ISLAMABAD: Pakistan has sought support from the United States for the revival of the International Monetary Fund (IMF) programme as the global lender has not yet agreed to a staff-level pact despite the tough measures by the government.
According to details, Finance Minister Miftah Ismail and Minister of State for Finance Ayesha Pasha met with US Ambassador Donald Blome and sought Washington’s support for the revival of the IMF programme.
Blome was apprised that the government has proposed fiscal consolidation equal to 2.2 percent of Gross Domestic Product (GDP) in difficult circumstances.
The US ambassador was informed that despite three rounds of talks and several virtual contacts, the IMF did not even share the draft of the Memorandum for Economic and Financial Policies (MEFP) with Pakistan.
The US is the largest shareholder in the IMF and has in the past too played a role in helping Islamabad complete the fund’s programme reviews. The Ministry of Finance did not officially comment on the article.
Officials have claimed that the memorandum forms the basis of any staff-level agreement and without finalization of the MEFP no formal staff-level agreement can be signed.
Pakistani officials further said that after the increase in petroleum prices and electricity tariffs, it was hoped that the global lender would be ready for staff-level negotiations.
“However, the IMF is now demanding to withdraw tax incentives and collection of Rs150 billion additional revenue from the salaried class,” the officials added. The government has already massively increased fuel prices and abolished all subsidies.
PML-N-led coalition government on Wednesday has jacked up petrol price by Rs24 per litre. The announcement was made by Finance Minister Miftah Ismail, citing government was not in a position to bear more subsidies anymore.
Last week, the IMF country head said that “an important principle underpinning these (power sector) reforms is that all stakeholders contribute in an equitable manner to reduce the circular debt, between the government, IPPs and consumers, while protecting the most vulnerable consumers”.
She had also said that Pakistani authorities “should be cognizant of the limited fiscal space available to clear any outstanding arrears of the sector stakeholders, and thus there should be a trade-off between this and other government priorities, and the potential to unlock lower capacity payments for electricity as part of the aforementioned burden sharing across stakeholders”.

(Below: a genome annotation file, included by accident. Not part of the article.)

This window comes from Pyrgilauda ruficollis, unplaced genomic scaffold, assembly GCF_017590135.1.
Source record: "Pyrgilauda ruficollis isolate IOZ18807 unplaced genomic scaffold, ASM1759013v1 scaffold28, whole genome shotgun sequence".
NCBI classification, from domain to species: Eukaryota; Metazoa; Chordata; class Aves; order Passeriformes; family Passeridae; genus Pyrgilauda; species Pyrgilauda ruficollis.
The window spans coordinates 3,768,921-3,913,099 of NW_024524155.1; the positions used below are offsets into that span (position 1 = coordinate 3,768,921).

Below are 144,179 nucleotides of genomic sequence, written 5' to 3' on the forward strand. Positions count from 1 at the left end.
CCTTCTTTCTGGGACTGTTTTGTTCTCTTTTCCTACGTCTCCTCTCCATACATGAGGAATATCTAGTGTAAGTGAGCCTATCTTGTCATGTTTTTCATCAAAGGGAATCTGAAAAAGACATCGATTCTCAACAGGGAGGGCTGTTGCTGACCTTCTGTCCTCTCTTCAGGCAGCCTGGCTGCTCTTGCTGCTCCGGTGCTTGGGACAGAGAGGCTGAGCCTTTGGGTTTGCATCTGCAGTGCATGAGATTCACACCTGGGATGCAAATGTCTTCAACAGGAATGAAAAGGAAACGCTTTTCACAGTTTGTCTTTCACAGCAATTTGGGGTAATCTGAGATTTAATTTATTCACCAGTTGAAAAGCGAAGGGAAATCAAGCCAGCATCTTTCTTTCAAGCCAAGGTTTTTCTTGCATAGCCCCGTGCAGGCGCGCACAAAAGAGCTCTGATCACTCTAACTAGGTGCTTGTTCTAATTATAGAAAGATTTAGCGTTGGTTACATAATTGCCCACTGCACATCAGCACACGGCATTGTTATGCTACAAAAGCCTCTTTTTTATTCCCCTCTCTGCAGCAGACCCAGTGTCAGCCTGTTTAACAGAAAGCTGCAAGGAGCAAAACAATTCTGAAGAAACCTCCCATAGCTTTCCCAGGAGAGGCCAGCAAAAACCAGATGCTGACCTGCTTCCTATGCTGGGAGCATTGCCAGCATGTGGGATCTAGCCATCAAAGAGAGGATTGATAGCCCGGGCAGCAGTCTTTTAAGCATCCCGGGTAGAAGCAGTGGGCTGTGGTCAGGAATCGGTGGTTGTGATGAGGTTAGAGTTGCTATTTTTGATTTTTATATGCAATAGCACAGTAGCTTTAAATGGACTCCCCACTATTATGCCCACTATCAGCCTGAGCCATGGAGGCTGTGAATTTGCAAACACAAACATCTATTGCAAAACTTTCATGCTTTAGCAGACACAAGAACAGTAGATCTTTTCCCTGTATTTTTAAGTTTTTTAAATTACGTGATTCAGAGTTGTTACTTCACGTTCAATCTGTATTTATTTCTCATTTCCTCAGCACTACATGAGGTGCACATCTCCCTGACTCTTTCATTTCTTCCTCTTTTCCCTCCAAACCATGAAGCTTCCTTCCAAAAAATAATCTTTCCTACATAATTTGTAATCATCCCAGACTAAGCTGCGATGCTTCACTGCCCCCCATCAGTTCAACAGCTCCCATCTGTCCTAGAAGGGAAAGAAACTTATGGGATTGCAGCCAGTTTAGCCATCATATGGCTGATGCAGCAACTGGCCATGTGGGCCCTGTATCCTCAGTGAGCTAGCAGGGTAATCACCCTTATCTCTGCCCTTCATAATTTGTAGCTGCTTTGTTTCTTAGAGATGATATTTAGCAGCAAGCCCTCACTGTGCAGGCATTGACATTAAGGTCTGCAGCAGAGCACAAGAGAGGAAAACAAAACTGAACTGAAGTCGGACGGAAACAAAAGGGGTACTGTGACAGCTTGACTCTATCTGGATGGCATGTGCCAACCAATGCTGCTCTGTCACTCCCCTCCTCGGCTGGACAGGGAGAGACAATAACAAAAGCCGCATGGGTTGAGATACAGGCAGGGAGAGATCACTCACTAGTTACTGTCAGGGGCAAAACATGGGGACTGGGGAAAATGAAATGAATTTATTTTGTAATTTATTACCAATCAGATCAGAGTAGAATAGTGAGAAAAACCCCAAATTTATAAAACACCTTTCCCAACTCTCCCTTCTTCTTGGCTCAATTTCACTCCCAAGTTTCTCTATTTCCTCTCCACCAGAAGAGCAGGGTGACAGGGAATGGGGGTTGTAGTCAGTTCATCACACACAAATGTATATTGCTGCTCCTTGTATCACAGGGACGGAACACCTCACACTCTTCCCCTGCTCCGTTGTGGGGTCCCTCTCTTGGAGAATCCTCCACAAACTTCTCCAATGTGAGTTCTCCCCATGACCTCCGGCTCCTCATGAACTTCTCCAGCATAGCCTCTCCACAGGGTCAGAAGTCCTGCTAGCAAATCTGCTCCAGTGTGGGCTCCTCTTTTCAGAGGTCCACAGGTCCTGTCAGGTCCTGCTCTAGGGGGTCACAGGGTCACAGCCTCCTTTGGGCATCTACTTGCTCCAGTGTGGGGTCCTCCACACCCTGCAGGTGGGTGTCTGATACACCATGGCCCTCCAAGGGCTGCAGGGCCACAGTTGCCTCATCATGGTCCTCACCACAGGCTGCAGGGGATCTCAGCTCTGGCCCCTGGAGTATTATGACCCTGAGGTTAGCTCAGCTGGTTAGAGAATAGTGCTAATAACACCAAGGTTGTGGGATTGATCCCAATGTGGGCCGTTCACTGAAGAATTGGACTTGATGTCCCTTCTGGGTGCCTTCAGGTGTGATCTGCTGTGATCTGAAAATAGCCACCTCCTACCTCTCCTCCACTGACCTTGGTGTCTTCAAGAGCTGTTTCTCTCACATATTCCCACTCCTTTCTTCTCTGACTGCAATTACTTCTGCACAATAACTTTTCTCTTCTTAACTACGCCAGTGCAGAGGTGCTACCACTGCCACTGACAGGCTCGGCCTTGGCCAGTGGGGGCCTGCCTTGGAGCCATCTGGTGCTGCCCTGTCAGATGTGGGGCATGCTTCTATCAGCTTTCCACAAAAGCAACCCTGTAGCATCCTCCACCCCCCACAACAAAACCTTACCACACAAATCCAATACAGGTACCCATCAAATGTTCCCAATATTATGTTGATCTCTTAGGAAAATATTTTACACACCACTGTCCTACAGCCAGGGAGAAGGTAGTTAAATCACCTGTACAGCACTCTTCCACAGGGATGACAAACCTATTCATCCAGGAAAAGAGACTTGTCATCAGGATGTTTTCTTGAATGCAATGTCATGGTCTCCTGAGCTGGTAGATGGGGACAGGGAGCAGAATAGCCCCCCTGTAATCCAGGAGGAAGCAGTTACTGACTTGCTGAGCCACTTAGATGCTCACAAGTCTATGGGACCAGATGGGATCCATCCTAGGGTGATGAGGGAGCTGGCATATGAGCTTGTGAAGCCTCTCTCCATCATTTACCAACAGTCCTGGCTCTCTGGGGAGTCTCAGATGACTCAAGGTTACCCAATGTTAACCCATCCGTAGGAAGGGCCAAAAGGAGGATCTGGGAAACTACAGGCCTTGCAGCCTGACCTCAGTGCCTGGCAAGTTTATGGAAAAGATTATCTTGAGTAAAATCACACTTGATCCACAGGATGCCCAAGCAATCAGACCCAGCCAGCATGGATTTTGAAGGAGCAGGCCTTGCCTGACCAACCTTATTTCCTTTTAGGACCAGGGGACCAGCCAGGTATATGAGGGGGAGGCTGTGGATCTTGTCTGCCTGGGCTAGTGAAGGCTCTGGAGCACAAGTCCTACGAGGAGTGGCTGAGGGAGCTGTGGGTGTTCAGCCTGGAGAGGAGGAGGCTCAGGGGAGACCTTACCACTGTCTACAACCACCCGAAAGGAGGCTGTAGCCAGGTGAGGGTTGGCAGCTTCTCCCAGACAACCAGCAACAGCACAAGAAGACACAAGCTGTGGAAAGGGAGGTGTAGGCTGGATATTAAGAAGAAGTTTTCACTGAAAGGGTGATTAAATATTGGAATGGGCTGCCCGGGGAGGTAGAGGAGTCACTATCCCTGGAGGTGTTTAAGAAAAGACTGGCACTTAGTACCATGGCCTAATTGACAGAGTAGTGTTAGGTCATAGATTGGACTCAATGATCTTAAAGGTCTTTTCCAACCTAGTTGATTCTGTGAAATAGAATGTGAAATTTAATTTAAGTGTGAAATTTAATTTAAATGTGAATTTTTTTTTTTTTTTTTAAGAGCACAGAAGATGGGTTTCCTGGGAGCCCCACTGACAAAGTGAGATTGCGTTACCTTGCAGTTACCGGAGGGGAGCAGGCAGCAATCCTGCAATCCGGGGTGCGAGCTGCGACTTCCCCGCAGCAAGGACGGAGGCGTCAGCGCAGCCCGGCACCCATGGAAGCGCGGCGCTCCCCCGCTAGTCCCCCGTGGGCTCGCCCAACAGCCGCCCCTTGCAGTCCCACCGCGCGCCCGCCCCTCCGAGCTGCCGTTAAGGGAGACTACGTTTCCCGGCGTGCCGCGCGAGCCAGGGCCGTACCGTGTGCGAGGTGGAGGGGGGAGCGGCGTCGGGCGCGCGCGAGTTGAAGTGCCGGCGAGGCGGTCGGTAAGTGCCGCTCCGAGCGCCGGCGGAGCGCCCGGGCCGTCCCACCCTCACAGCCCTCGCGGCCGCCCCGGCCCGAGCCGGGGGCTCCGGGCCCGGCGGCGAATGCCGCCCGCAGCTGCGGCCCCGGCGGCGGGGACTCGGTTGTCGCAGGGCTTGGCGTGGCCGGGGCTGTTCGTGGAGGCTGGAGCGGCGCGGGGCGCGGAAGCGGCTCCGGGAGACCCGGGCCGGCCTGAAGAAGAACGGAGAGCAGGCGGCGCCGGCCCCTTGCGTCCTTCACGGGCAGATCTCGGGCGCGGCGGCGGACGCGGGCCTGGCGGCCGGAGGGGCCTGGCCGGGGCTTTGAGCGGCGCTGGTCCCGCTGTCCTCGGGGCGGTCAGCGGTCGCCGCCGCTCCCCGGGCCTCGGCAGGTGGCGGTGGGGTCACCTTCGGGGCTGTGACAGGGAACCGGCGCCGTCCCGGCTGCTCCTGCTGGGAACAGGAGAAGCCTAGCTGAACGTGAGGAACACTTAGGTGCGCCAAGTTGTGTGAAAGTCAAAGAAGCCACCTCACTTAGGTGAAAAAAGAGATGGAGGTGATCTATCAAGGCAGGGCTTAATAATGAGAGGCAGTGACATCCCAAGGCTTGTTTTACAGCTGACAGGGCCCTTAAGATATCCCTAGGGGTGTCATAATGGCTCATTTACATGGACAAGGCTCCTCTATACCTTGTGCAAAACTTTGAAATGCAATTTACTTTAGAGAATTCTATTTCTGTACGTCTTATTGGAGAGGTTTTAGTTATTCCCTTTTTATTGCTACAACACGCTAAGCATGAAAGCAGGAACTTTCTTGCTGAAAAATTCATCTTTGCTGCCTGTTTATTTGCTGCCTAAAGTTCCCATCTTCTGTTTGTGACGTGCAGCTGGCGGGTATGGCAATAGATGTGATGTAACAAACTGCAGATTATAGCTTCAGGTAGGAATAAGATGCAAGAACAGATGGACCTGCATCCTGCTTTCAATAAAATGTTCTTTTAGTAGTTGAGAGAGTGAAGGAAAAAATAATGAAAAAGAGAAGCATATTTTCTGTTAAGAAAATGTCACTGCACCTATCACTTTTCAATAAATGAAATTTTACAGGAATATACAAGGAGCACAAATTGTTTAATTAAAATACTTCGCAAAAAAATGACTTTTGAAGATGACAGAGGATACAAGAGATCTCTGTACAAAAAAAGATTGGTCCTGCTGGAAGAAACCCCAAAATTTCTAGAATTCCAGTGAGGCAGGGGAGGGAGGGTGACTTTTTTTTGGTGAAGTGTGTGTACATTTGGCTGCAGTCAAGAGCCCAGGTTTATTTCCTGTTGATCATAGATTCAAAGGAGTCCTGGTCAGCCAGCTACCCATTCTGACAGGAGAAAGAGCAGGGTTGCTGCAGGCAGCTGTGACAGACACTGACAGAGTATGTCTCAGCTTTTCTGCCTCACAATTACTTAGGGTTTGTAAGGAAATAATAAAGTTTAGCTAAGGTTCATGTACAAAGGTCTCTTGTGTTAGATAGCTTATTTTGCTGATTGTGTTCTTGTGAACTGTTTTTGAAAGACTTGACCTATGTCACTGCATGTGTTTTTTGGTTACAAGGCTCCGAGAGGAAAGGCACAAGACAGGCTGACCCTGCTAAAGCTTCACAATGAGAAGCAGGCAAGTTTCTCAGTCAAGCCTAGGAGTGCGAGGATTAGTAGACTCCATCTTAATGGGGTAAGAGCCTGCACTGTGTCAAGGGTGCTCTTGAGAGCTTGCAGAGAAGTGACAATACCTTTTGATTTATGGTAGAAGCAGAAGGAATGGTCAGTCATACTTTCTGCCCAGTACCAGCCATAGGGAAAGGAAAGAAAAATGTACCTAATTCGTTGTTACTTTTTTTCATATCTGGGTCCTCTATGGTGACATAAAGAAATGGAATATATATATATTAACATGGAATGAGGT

Pakistan owes around Rs300 billion to the Chinese IPPs and the IMF was keeping track of every payment made to them.
The government is making all-out efforts to revive the programme and has taken many unpopular steps, but still remains short of the IMF’s expectations, said a senior Pakistani negotiator.
The sources said that if no breakthrough is achieved in the next couple of days, the Secretary Finance and the Minister for Finance may dash to the United States to meet the top management of the IMF.
The coalition government had hoped that after increasing the petroleum products prices and starting the process for approval of increase in electricity prices, the IMF may agree to reach a staff level agreement.
However, the IMF also wants not only a reversal of cut in the income tax rates for the salaried class but is seeking to pass on an additional burden of Rs125 billion on the salaried people. The government has now worked out a new proposal that entails reversing Rs47 billion tax relief and then passing on additional burden of Rs18 billion to the salaried class, the sources added.
The previous government had committed to increase the taxes on the salaried class with effect from July and also agreed to share the draft of the personal income tax reforms with the IMF by end of February 2022. The PTI did not fulfill its commitments.
The government has already massively increased the fuel prices and abolished all subsidies. But the IMF is now seeking reintroduction of the petroleum levy and sales tax over and above the existing prices, said the sources.
While talking to the media after the Senate Standing Committee on Finance meeting, Minister of State for Finance Dr Aisha Pasha said that there was now more clarity to the IMF on the new budget, hoping to sign a deal very soon.